Protein can be found in meat, poultry, seafood, eggs, beans, peas, soy products, nuts, and seeds. Make sure when you’re trying to get your needed amount every day, you get it from a variety of sources. Don’t just eat one kind of protein all day!
Here’s the selection tips from the Choosemyplate.gov website:
- Choose lean or low-fat meat and poultry. If higher fat choices are made, such as regular ground beef (75-80% lean) or chicken with skin, the fat counts against your limit for calories from saturated fats.
- If solid fat is added in cooking, such as frying chicken in shortening or frying eggs in butter or stick margarine, this also counts against your limit for calories from saturated fats.
- Select some seafood that is rich in omega-3 fatty acids, such as salmon, trout, sardines, anchovies, herring, Pacific oysters, and Atlantic and Pacific mackerel.
- Processed meats such as ham, sausage, frankfurters, and luncheon or deli meats have added sodium. Check the Nutrition Facts label to help limit sodium intake. Fresh chicken, turkey, and pork that have been enhanced with a salt-containing solution also have added sodium. Check the product label for statements such as “self-basting” or “contains up to __% of __”, which mean that a sodium-containing solution has been added to the product.
- Choose unsalted nuts and seeds to keep sodium intake low.
That website also has a tips page that gives you suggestions on how to vary the protein you get throughout the day/week. Some suggestions are eating seafood a couple of times a week, eat lean meat and poultry, like 93% lean ground beef. Also eating eggs is another good choice. It’s also a good idea to eat plant protein foods like beans and and peas, soy products, or nuts and seeds.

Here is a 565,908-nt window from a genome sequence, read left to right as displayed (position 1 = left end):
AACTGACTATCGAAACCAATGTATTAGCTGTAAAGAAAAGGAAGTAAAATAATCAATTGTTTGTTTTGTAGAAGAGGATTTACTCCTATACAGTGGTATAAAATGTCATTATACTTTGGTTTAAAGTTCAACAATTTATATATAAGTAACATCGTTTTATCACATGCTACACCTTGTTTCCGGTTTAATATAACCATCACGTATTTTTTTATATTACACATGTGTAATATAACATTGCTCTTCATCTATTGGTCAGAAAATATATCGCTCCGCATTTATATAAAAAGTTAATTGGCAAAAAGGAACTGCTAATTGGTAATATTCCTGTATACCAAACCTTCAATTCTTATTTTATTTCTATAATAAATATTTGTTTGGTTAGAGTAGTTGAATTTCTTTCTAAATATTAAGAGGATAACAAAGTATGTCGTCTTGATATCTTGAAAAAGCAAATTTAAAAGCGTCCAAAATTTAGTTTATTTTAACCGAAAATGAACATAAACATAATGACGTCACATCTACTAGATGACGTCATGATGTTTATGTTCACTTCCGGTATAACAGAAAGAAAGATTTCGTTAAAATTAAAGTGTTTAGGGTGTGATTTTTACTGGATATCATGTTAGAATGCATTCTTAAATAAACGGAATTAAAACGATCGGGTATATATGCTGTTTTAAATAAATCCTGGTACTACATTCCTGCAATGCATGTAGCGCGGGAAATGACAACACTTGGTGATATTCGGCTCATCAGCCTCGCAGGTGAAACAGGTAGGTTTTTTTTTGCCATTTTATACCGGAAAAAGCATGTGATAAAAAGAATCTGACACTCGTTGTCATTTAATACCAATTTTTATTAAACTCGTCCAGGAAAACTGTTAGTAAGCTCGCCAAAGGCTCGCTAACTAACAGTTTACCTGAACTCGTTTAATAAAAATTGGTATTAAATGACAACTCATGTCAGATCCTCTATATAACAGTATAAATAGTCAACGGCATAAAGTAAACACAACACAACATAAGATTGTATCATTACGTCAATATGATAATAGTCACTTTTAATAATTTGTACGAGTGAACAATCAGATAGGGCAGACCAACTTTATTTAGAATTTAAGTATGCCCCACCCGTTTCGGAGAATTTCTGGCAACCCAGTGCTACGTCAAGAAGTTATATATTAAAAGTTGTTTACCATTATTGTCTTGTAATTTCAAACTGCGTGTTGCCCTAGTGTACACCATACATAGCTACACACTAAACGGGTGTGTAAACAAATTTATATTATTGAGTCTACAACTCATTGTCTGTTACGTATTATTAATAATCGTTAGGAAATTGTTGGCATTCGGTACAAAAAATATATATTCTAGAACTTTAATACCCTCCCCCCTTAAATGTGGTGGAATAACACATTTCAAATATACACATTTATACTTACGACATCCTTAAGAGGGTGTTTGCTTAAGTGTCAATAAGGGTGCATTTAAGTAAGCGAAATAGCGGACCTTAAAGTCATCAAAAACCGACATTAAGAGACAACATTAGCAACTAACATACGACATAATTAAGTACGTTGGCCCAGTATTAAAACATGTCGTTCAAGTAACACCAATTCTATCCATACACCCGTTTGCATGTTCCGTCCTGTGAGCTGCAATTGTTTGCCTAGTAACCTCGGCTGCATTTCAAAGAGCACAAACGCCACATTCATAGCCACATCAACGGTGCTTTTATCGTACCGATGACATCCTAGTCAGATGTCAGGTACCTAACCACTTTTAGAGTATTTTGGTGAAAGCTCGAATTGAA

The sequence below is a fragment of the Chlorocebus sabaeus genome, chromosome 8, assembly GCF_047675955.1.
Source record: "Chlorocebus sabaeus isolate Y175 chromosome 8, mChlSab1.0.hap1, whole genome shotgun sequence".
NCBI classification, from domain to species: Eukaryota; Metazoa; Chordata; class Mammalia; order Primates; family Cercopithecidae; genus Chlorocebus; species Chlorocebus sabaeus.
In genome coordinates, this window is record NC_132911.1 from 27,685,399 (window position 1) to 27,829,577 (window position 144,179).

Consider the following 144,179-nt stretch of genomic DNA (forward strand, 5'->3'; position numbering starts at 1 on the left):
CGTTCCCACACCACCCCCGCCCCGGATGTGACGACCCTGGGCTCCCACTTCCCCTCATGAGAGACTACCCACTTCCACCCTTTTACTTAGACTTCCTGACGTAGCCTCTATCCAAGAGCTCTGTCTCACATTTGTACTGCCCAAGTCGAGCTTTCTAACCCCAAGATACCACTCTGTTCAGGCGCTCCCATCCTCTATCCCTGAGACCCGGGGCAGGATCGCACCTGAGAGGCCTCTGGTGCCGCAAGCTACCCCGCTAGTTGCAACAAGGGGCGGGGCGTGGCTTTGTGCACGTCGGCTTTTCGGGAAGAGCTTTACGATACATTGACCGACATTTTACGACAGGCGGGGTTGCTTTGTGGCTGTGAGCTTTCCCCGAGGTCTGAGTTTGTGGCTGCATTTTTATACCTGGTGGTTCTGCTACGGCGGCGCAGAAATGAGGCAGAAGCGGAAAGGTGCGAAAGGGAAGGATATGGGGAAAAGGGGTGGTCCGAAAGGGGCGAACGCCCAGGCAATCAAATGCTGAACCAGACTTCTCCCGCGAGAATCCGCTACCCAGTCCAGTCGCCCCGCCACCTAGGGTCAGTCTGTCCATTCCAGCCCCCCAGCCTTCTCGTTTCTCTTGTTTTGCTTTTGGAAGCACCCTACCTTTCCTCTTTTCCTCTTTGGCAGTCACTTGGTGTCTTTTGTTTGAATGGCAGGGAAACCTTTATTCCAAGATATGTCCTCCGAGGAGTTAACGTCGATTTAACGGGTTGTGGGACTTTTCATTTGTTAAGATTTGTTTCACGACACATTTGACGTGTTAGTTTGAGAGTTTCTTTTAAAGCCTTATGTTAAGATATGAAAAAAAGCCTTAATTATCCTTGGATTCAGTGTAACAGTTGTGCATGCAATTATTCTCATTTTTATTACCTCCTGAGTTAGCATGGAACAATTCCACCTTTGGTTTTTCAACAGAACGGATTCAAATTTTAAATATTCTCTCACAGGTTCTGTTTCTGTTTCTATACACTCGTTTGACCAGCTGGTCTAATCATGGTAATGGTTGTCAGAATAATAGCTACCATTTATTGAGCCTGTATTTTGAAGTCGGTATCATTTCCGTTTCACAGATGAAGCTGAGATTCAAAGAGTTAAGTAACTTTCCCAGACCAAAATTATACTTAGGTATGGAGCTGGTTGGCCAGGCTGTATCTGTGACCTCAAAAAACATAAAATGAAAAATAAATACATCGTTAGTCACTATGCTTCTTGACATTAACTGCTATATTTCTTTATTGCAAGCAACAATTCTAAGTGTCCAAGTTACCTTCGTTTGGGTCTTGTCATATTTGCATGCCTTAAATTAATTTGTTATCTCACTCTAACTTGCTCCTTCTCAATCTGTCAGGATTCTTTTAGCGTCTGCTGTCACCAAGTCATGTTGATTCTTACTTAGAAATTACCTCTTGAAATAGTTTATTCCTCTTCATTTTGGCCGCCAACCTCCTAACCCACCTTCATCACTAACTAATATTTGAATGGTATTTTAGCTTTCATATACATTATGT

I also have some more tips in the “Related Posts” section near the end of this post.
It’s also good to make sure you get some protein at every meal. That will help keep your meal portions from being too big.
You can get protein from whey powder, protein bars and drinks, but those shouldn’t be the only way you get it. I eat a protein bar and have a protein drink once a week, but those aren’t my main sources of protein. Your main sources should always be real food because otherwise you might be missing out on other important nutrients, like iron.
Some Examples of Where I Get My Protein
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In the morning, I eat homemade muffins, pancakes, waffles, or cereal. The homemade goods have some protein in them because of the grains they’re made with and also because of the egg whites in them. The Quaker Oatmeal Squares cereal that I eat actually has 19% of my daily protein, so that’s pretty good. My sons like to eat oatmeal with their breakfast, and that’s another good source.
At lunch, I get my protein from the whole wheat bread and low fat, low sodium lunchmeat in my sandwich. Sometimes we’ll have egg salad or chicken salad too. Even my Sun Chips have 3 grams of protein in them! I also eat light yogurt, which has 10% of the daily value I need.
My afternoon snacks are a variety of foods. The potstickers and spring rolls have the highest amount of protein in them; up to 9 grams.
Dinner always consists of some kind of lean meat, brown rice or whole wheat pasta, and some kind of vegetables. Most of that has a really good amount of protein in it.
A couple of times throughout the day, when I’m feeling a little hungry, I’ll have a handful of smoked almonds. They have 6 grams of protein.
So, once you know why you need protein and where to get it from, it’s pretty easy to find ways to fit it in your meals throughout the day.
Here are some other foods that might help you get that needed protein:
If you have questions about protein or want more suggestions about where to get it, let me know in the comments. If I don’t know the answer, I will research it for you.